When you drag a computer into the OU, the MSI file is
installed and the "Action" command-line parameter value will contain "Install".
When you drag a computer out of the OU, the script is uninstalled and the value then contains "Uninstall".
In other words, the first half of the script is executed
when a computer is removed from the OU and the second half is executed, when a computer is added to the OU.
The command EnableAutoLogon command needs credentials to log on automatically to the computers. In the next section, the
creation of the user is explained. Correct the domain "acme" to your domain and decide on a password to
use for KioskUser before saving the script.
Let us first compile the script into an MSI file to understand the context of use, before analyzing the
script further. Save the script and go to the menu named "Create Msi File" and select
"Compile Script Into Msi File":
You could also have included the FSHShell.exe file inside and msi file by using "Compile Project
To Msi File", but leaving the FSHShell.exe on a network location instead allows you to change it at any time
without requiring a new deployment each time.
It is important to pay attention to the version number, because in case you need to update existing computers,
you can just generate a new MSI file, increase the version number and replace the OU software package. Because the
installation name is the same, FastTrack will automatically later identify the package as the same software in an updated version,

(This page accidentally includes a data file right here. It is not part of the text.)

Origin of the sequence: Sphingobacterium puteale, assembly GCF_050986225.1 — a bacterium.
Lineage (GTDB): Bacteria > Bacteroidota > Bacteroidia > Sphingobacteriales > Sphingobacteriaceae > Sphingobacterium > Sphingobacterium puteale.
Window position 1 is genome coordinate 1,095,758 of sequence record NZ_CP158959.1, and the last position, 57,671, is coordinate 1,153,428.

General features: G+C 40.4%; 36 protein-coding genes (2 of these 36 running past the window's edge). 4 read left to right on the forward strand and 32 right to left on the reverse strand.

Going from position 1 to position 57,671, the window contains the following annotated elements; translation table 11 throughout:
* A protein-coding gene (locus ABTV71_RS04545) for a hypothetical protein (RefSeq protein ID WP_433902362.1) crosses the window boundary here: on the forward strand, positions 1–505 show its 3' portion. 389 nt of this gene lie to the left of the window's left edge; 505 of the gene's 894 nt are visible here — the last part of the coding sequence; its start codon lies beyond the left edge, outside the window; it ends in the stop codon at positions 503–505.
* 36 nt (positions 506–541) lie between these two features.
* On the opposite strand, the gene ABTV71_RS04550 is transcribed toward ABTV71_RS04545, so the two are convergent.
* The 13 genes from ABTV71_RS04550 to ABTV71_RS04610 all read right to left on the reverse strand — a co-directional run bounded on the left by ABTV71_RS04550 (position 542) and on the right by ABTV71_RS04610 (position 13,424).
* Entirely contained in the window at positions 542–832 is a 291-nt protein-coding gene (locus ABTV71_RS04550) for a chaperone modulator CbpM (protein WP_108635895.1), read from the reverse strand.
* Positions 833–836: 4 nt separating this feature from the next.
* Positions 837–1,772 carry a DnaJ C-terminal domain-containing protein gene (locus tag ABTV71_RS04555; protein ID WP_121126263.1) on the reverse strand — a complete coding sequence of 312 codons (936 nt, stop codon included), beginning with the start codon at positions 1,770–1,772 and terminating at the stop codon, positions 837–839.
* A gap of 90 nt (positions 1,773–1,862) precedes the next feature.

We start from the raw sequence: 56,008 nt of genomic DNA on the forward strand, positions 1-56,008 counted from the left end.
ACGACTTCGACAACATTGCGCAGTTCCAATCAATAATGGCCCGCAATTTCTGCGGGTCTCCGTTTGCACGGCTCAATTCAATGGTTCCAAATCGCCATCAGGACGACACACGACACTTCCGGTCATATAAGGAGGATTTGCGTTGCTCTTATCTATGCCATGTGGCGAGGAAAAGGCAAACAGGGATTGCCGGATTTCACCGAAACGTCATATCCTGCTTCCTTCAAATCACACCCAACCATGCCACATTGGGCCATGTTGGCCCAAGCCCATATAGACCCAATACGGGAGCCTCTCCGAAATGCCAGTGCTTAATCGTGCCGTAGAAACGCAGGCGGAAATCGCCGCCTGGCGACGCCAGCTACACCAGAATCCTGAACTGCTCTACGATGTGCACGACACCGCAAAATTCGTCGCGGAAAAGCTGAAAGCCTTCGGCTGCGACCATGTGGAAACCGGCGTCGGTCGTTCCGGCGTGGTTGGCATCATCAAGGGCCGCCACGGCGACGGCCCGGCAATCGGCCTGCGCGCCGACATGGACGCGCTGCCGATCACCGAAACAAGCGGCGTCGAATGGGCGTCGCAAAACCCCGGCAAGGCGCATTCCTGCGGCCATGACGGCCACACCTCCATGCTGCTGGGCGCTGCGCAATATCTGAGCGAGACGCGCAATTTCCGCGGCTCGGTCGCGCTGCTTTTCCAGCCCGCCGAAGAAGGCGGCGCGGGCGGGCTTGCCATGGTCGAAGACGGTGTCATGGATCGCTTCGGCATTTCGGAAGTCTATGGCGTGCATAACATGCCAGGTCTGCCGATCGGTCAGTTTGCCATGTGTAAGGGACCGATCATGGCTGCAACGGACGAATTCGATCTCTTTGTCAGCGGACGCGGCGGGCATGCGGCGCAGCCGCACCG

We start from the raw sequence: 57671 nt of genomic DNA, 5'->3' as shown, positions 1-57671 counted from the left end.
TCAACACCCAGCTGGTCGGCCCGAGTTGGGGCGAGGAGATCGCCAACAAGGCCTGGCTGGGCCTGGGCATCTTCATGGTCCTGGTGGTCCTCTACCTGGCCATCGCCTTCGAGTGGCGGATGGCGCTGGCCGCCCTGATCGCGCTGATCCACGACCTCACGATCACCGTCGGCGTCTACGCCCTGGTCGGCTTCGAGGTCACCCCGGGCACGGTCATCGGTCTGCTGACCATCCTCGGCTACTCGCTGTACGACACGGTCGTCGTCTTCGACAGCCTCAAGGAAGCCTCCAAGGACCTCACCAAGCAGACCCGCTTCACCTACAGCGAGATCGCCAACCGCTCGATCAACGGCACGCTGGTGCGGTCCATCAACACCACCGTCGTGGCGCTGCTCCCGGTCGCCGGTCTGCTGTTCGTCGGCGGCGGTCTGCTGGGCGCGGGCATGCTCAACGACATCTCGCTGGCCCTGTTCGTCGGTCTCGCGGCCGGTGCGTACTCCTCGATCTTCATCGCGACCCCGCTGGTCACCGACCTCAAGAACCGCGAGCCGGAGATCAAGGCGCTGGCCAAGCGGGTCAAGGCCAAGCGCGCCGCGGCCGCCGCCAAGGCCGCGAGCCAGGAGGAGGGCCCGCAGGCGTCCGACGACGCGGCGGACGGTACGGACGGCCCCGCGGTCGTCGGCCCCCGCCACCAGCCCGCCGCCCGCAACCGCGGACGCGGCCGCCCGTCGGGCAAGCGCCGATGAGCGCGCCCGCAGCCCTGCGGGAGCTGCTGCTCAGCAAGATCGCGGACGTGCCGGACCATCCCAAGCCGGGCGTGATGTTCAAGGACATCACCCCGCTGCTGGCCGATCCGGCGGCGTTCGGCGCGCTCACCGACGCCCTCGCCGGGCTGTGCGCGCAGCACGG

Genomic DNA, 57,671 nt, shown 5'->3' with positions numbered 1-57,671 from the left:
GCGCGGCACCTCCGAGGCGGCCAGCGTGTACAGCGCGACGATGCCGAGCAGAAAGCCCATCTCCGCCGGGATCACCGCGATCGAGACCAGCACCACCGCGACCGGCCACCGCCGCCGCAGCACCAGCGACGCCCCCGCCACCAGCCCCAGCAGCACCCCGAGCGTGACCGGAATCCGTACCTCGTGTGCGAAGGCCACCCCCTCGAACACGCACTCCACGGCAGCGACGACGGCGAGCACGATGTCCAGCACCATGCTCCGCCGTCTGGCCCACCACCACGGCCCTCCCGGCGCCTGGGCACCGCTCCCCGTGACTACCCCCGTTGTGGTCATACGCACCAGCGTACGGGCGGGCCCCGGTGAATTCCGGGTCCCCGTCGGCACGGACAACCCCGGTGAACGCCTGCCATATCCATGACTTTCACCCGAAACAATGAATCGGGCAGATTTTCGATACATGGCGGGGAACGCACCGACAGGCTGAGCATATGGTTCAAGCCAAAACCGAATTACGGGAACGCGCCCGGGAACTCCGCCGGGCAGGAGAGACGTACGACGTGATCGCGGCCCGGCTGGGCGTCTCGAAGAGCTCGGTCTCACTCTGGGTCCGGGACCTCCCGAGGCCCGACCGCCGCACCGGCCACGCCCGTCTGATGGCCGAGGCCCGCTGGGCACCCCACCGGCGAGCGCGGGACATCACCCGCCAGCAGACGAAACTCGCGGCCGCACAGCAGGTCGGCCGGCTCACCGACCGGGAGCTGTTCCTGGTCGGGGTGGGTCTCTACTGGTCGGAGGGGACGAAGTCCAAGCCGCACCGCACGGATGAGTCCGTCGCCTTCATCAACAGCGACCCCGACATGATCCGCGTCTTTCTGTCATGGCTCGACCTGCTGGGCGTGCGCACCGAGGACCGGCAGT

which again will invoke what is called "major update" in Windows Installer. The "Major Update" feature ensures that existing
installations are updated instead of installing another copy. This is explained on the MSI page
If we go back to the script above, the script basically does this on install (and the opposite on uninstall):
- Disables the services for USB, CD-ROMs, DVDs and legacy floppy disks. While it may not be necessary,
it is still possible to open a document from a usb stick, if word or excel were offered as a menu choice.
- Sets auto logon for a specific user. This must be a user in the same OU as the kiosk computers - see next section.
- Points the shell process to FSHShell.exe on any copy of the netlogon share instead of Explorer.exe.
Step 3 of 3: Setting up the OU and GPO
The last step is creating the OU and Group Policies for this OU. Create a new OU for example called "Kiosk Computers".
Inside this OU, create a user for example called "KioskUser". This user must NOT have password expiration, as no one
knows the password. The username and password you selected in the installation script must be used.
This user will be used as the user that logs on to all computers in the OU. The new OU with the kiosk user looks like this:
Note that you could also decide to remove the auto logon command and let each user log on to the computer first and have the menu served.
This could make a lot of sense in many scenarios, but there is a tradeoff that you must be aware of. Your users are then not in the above OU and
therefore you would have to apply lock-down Group Policy settings (explained further down) outside the new OU to these users. This means they apply to all
computers these users log onto, because it the same set of Group Policies that each user has on all computers.
So if you decide to let users log on to the workstation, you are not able to lock the task manager and other ctrl+alt+del offerings, unless you
move the users to the new OU also, but then you must make sure they never use non-kiosk computers.